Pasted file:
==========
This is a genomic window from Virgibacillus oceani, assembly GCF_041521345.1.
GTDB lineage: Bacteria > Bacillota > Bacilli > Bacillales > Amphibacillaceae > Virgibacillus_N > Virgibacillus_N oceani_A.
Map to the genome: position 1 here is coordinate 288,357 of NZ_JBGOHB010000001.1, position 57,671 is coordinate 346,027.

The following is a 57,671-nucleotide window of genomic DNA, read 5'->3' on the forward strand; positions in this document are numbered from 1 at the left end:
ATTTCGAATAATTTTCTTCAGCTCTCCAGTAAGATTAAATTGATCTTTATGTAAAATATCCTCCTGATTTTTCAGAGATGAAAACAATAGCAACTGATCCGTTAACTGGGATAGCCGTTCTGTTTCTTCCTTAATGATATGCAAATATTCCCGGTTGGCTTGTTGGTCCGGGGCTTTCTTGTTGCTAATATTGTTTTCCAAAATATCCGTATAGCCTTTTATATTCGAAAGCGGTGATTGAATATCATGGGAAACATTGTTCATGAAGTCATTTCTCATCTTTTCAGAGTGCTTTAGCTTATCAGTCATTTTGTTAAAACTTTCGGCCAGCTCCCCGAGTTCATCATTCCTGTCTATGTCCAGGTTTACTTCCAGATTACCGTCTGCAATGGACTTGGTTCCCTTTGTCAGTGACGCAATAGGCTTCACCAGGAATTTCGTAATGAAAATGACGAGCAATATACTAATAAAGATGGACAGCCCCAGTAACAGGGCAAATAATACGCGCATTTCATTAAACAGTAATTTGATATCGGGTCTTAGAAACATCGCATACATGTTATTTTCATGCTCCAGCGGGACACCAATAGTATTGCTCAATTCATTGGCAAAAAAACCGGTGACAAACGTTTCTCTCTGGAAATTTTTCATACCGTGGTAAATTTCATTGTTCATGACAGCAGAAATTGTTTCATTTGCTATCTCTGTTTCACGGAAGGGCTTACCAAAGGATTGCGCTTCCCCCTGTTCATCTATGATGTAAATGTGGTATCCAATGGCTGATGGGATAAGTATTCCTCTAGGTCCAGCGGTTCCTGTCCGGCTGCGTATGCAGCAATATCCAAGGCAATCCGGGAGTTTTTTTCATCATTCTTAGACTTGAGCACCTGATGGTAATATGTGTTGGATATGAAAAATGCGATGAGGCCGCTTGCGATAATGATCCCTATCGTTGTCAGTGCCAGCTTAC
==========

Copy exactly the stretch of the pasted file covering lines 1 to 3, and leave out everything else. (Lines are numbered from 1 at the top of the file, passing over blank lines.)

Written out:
This is a genomic window from Virgibacillus oceani, assembly GCF_041521345.1.
GTDB lineage: Bacteria > Bacillota > Bacilli > Bacillales > Amphibacillaceae > Virgibacillus_N > Virgibacillus_N oceani_A.
Map to the genome: position 1 here is coordinate 288,357 of NZ_JBGOHB010000001.1, position 57,671 is coordinate 346,027.